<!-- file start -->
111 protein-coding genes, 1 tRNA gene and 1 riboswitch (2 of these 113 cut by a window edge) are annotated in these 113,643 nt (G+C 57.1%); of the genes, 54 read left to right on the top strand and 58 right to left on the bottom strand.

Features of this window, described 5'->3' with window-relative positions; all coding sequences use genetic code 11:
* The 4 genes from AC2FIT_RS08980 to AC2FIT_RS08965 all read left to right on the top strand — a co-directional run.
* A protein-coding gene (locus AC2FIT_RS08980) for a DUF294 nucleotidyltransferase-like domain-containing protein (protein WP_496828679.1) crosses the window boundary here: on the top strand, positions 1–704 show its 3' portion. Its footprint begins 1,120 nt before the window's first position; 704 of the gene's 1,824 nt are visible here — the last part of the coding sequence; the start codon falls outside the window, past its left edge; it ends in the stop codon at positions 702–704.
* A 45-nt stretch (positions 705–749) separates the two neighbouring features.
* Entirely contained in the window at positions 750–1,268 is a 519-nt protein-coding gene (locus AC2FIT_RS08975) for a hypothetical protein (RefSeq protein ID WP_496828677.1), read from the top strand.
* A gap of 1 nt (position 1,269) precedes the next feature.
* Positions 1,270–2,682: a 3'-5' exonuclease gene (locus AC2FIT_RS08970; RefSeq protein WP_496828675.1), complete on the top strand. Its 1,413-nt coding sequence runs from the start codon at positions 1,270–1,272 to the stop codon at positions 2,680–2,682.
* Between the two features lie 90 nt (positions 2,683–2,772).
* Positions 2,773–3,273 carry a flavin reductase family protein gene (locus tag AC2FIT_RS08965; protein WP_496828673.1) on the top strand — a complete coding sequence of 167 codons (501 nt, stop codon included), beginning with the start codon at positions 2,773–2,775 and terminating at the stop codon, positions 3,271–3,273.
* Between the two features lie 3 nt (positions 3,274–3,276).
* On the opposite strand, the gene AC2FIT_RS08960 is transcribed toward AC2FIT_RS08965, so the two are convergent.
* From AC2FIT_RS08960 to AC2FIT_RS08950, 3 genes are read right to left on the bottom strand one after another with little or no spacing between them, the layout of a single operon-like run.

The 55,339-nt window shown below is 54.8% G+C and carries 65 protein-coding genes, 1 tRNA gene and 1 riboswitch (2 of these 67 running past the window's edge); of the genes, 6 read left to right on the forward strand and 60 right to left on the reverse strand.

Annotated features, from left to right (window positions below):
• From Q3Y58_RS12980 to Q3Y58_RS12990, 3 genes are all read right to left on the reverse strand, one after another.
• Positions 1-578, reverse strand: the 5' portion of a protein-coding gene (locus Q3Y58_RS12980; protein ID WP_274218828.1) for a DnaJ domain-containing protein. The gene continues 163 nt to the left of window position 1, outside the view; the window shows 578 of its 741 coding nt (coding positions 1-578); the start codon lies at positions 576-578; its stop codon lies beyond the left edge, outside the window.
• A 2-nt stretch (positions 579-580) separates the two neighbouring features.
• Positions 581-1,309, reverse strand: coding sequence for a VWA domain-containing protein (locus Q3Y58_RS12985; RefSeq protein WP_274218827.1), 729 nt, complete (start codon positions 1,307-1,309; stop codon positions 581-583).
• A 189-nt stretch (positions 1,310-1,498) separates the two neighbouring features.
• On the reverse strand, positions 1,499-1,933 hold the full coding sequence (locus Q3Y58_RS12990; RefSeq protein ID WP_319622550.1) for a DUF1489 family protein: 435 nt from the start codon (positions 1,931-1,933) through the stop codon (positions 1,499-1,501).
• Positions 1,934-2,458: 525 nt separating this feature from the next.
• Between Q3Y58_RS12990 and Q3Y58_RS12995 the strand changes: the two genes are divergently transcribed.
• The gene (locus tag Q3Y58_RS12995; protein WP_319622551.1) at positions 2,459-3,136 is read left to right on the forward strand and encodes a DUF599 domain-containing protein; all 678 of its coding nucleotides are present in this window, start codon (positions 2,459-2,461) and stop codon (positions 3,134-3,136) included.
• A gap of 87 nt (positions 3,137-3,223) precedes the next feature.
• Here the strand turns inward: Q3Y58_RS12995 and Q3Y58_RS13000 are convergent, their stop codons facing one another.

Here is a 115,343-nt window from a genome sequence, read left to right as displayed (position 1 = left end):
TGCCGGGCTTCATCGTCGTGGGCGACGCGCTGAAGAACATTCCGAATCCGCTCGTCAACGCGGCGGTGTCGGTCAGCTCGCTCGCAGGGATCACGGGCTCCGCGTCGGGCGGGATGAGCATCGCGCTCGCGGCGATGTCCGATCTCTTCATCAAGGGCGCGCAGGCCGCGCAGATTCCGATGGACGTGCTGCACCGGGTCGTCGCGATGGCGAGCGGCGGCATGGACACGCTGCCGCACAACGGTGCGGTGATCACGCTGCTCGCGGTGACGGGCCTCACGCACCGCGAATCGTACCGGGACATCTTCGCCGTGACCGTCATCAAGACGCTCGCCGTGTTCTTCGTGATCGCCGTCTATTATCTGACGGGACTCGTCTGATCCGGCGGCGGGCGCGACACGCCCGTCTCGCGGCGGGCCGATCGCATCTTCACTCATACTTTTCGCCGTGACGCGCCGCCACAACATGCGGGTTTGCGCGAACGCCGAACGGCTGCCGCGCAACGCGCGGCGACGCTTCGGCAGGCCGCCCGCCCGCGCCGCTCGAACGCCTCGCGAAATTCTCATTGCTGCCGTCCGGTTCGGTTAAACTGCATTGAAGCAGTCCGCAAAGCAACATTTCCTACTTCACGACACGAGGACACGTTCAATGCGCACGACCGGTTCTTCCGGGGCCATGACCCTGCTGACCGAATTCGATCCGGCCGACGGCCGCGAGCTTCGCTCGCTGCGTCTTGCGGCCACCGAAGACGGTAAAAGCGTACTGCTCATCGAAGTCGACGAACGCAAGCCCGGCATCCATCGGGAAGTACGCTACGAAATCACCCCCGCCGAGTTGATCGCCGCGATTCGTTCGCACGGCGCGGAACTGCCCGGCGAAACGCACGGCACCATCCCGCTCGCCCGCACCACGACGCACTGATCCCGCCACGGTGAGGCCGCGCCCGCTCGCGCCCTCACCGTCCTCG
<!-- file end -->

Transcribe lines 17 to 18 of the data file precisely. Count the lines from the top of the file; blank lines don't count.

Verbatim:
• Positions 1-578, reverse strand: the 5' portion of a protein-coding gene (locus Q3Y58_RS12980; protein ID WP_274218828.1) for a DnaJ domain-containing protein. The gene continues 163 nt to the left of window position 1, outside the view; the window shows 578 of its 741 coding nt (coding positions 1-578); the start codon lies at positions 576-578; its stop codon lies beyond the left edge, outside the window.
• A 2-nt stretch (positions 579-580) separates the two neighbouring features.